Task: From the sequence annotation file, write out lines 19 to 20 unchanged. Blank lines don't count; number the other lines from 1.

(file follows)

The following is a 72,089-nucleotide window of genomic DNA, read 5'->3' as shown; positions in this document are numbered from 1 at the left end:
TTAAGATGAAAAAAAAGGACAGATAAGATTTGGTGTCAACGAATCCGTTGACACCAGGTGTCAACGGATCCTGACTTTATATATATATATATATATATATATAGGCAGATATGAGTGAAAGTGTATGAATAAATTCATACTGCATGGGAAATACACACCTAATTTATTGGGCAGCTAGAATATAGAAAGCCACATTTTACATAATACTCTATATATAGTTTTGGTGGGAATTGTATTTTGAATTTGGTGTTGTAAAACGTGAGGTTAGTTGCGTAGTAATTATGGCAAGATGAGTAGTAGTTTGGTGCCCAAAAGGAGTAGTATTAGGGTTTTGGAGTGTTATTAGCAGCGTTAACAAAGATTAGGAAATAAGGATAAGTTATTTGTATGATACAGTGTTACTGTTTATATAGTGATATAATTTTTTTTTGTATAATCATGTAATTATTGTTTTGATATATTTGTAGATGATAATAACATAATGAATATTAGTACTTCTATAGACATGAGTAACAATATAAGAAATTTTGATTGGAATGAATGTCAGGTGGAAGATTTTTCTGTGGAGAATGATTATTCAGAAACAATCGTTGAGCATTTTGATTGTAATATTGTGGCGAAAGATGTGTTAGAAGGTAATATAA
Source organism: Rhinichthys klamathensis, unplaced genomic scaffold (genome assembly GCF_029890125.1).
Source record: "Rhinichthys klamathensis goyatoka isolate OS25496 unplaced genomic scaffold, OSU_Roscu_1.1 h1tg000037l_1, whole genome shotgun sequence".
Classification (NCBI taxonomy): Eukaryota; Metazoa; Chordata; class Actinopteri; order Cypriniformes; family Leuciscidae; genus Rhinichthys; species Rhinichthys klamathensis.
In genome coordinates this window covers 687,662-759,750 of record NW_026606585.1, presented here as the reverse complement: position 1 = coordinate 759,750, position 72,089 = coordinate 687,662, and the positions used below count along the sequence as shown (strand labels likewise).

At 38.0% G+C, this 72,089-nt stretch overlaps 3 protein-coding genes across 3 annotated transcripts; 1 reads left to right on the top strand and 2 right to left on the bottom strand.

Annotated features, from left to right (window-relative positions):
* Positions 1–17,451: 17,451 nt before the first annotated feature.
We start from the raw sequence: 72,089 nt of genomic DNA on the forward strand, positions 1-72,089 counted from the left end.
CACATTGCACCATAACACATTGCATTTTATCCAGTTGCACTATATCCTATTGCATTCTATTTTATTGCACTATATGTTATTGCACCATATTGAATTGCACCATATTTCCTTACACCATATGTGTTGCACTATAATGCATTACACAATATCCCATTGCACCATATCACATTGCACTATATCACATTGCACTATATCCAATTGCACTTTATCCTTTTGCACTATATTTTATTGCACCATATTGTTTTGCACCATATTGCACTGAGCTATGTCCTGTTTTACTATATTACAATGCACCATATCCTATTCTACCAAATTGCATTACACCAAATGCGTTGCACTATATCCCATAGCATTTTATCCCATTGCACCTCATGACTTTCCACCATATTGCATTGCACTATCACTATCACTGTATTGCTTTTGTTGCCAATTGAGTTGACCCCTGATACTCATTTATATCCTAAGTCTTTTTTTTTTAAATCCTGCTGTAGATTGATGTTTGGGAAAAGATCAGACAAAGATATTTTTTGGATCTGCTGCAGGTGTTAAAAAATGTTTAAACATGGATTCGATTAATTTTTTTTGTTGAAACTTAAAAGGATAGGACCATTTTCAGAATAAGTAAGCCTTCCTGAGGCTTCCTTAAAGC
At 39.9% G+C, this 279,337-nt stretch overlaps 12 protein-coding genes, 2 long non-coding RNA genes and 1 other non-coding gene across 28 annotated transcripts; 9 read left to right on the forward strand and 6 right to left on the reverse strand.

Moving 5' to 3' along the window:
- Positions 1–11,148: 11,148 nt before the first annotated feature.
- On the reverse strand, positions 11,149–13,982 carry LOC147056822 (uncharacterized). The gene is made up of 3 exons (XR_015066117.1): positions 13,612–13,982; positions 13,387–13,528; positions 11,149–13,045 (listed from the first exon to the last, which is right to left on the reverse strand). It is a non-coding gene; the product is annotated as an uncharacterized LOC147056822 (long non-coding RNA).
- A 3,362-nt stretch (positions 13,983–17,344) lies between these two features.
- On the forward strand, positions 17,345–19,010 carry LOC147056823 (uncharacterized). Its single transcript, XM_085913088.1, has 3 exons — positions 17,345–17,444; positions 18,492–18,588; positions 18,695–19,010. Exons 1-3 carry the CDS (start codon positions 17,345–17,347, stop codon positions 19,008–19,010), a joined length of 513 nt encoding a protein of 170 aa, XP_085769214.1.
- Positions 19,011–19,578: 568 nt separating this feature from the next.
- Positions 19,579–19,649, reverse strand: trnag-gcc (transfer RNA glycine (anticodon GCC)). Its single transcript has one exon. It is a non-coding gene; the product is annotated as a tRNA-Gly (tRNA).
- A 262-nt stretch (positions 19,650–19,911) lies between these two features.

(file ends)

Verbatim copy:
- Positions 19,579–19,649, reverse strand: trnag-gcc (transfer RNA glycine (anticodon GCC)). Its single transcript has one exon. It is a non-coding gene; the product is annotated as a tRNA-Gly (tRNA).
- A 262-nt stretch (positions 19,650–19,911) lies between these two features.